Learning to trade is going to cost you in one fashion or another (and remember that your time has value). There are ways, however, that you can minimize that cost.
1. Start with a foundational book like The Essentials of Trading. This will make sure you’ve hit on and thought about the basic elements of your trading. That will save you time and effort (and probably money) as you move forward. I have heard from a number of traders who didn’t build the right foundation and had to go back later to fill it back in.
2. Make good use of books in general. They represent very good value considering the relatively low cost. A good book structures and presents information well, allowing you to save time hunting all over the place. I have a list of Reviews of Trading Books that I add to regularly, as well as My Top 5 Trading Books. The contributors to the FAQ book I’ve developed have their book recommendations listed here.
3. Create your trading plan. You won’t be able to fully flesh a trading plan out right away, but major elements like trading time frame can certainly be addressed early on in your trading development. The rest can be added and fine-tuned along the way. I did a series of trading plan posts in March of 2008 that are worth going through.
4. Do not attend those “new trader” seminars you see advertised on television. They are marketing tools intended to get you to buy something. They are specifically scripted and arranged to get attendees excited about whatever it is they are selling. Pure sales pitch.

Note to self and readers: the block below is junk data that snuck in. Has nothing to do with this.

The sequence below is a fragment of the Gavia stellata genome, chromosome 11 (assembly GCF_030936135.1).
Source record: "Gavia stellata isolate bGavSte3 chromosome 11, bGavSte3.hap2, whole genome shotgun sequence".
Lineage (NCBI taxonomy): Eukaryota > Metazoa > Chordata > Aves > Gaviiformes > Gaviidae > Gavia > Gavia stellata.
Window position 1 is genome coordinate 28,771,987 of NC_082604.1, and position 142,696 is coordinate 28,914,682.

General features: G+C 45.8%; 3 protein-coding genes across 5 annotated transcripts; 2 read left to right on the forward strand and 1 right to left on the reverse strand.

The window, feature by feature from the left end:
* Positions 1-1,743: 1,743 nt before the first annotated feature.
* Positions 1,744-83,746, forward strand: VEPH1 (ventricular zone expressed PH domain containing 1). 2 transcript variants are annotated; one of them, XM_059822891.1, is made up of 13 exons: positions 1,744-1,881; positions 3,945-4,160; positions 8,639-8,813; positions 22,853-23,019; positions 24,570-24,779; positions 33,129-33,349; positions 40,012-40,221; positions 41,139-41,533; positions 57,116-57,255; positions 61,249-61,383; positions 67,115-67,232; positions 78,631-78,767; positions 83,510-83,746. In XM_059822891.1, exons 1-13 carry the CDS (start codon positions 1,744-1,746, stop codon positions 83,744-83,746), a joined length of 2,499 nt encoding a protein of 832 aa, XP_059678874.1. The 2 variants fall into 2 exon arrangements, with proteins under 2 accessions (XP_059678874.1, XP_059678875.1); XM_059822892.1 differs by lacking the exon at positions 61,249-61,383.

5. Do not buy trading systems. Most trading systems don’t work for most people. There are a lot of variables involved in matching up a system with a trader. You are almost certainly going to be much better off in terms of both your wallet and your development as a trader if you come up with your own thoroughly tested strategy.
6. Trade live as early in the process as possible. I’ve written about this on several occasions before (see Trade real money, not paper money). Demo trading is good for learning the ins and outs of trade execution and tracking, and for testing out new ideas. In the end, though, it’s all about trading with real money, and that’s a very different beast than demo trading. It’s best to see that as early in your development as possible.
7. Start very, very small. Just about everyone who gets into trading struggles with it as first. In fact, getting to be a break-even trader is a good initial objective in most cases. Since you know you’re probably going to lose money in the early stages, why put more money in the market than is absolutely necessary? Trade tiny until you’ve proven that you’ve got it figured out. You can always add money later.
8. Pay attention to detail. Trading mistakes cost money. Oh, sure, you could get lucky and score a big winner thanks to putting in a sell when you meant to buy, but it tends to work the other way more often than not. Don’t get so excited about a trade that you fail to confirm that you do everything correctly. It’s an awful feeling to not only miss a great trade, but to take a loss because you goofed up.
Got a tip of your own on lowering trading education tuition to add to this list?